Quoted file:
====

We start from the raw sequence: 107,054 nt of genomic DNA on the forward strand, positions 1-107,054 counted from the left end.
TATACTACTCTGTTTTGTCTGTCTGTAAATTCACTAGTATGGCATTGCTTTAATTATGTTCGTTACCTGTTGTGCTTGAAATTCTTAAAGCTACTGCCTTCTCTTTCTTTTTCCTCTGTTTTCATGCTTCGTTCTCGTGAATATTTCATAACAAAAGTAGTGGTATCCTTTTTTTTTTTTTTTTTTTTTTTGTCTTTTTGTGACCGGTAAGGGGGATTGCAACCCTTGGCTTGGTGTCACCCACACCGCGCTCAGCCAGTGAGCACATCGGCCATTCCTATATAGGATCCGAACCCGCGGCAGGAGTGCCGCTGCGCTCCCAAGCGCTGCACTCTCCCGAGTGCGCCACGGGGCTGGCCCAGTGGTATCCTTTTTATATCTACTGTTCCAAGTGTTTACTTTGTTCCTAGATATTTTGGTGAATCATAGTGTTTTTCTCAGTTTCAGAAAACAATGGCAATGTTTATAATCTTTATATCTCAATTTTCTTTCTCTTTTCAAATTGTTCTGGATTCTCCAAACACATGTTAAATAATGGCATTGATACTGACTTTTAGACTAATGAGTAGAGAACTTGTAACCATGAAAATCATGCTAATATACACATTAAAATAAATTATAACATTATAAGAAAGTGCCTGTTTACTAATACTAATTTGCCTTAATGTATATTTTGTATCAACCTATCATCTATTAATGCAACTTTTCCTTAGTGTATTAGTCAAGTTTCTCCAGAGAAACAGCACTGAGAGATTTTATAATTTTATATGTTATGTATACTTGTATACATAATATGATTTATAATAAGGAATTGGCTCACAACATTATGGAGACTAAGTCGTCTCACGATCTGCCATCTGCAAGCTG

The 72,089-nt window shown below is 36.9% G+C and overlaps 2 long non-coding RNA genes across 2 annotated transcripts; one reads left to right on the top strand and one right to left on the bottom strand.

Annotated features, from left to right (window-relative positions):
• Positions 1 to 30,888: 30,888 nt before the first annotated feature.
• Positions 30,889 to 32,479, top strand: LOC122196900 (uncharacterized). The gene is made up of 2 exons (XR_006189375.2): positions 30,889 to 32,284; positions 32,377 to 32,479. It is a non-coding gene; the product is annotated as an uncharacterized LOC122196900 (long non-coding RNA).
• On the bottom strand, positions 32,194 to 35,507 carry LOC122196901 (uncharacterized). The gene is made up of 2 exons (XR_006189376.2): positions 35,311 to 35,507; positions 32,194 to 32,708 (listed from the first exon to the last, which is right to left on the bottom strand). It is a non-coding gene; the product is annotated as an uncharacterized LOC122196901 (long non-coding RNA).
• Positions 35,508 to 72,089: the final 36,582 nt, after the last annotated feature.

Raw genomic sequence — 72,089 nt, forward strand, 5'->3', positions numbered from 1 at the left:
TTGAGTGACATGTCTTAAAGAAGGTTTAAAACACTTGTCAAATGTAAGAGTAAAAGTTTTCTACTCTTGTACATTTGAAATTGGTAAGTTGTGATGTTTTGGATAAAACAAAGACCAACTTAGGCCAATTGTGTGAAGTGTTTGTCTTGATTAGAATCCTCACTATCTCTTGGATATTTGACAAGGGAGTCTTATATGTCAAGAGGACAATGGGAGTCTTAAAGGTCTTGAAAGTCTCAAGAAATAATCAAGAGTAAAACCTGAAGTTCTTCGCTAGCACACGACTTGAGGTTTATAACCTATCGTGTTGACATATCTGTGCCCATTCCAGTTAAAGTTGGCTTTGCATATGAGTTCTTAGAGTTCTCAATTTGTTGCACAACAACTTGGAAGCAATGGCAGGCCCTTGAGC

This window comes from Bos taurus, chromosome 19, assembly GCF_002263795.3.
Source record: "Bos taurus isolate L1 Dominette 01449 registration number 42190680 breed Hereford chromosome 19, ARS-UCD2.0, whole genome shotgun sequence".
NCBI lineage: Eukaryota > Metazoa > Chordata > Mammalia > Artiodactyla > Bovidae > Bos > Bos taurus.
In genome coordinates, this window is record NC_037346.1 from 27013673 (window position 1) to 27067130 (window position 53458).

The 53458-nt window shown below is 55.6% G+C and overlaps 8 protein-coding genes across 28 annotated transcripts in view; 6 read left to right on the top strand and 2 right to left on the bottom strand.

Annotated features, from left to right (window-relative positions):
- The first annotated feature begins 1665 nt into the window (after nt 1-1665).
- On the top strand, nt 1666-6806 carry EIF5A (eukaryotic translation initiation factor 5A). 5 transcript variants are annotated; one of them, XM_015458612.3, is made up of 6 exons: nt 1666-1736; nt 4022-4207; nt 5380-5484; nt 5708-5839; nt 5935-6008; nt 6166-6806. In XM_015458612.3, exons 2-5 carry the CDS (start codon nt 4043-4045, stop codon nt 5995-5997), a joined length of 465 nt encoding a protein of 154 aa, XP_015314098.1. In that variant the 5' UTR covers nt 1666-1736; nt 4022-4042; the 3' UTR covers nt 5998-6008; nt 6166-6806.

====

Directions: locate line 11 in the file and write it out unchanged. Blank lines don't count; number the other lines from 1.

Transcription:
This window comes from Bos taurus, chromosome 19, assembly GCF_002263795.3.